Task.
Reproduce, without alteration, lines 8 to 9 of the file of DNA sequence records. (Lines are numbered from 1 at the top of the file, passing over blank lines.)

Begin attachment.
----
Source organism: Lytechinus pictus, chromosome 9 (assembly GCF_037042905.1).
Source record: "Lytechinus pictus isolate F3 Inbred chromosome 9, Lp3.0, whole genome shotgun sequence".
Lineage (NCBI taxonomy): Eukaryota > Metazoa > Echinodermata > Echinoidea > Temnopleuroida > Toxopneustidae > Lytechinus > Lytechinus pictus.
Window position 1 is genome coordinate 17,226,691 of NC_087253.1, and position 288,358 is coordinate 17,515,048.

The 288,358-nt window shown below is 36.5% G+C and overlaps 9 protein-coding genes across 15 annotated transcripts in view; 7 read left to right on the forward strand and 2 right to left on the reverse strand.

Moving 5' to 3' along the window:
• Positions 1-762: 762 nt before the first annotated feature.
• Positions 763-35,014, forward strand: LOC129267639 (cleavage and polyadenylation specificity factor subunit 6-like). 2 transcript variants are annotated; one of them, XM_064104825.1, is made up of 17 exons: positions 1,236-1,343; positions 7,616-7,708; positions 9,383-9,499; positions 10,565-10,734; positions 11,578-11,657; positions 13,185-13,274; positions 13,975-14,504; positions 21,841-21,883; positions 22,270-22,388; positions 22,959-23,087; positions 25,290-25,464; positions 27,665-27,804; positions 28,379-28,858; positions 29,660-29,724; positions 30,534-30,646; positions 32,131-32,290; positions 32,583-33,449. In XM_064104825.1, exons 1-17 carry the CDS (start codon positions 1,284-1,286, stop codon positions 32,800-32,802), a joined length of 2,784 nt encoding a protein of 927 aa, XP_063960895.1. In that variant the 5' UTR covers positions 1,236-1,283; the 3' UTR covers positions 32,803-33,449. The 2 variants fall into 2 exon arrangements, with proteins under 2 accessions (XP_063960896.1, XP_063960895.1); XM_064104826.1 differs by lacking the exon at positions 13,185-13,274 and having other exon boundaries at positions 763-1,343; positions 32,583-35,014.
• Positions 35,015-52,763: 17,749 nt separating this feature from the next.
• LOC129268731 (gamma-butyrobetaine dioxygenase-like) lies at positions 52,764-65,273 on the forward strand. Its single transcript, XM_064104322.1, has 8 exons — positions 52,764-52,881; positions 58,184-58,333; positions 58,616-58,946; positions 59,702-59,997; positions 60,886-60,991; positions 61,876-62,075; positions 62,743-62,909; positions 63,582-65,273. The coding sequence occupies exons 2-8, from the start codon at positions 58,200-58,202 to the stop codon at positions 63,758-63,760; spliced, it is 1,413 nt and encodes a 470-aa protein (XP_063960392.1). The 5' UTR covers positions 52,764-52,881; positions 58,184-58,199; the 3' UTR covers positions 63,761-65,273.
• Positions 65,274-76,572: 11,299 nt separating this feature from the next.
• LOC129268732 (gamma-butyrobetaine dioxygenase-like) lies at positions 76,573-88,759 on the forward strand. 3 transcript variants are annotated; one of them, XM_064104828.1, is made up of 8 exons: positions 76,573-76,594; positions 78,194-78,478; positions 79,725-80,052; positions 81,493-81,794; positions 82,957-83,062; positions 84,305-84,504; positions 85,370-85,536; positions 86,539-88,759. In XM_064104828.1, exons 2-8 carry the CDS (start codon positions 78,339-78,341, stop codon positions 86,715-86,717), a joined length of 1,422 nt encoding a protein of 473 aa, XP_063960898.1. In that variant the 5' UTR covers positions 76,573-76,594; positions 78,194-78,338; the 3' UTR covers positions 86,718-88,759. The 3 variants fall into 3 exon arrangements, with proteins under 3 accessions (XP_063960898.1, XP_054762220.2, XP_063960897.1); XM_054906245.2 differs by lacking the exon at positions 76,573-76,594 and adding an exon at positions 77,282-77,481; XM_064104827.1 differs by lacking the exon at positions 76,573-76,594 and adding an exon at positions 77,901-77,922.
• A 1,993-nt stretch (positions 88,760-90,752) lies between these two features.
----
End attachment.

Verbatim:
• Positions 763-35,014, forward strand: LOC129267639 (cleavage and polyadenylation specificity factor subunit 6-like). 2 transcript variants are annotated; one of them, XM_064104825.1, is made up of 17 exons: positions 1,236-1,343; positions 7,616-7,708; positions 9,383-9,499; positions 10,565-10,734; positions 11,578-11,657; positions 13,185-13,274; positions 13,975-14,504; positions 21,841-21,883; positions 22,270-22,388; positions 22,959-23,087; positions 25,290-25,464; positions 27,665-27,804; positions 28,379-28,858; positions 29,660-29,724; positions 30,534-30,646; positions 32,131-32,290; positions 32,583-33,449. In XM_064104825.1, exons 1-17 carry the CDS (start codon positions 1,284-1,286, stop codon positions 32,800-32,802), a joined length of 2,784 nt encoding a protein of 927 aa, XP_063960895.1. In that variant the 5' UTR covers positions 1,236-1,283; the 3' UTR covers positions 32,803-33,449. The 2 variants fall into 2 exon arrangements, with proteins under 2 accessions (XP_063960896.1, XP_063960895.1); XM_064104826.1 differs by lacking the exon at positions 13,185-13,274 and having other exon boundaries at positions 763-1,343; positions 32,583-35,014.
• Positions 35,015-52,763: 17,749 nt separating this feature from the next.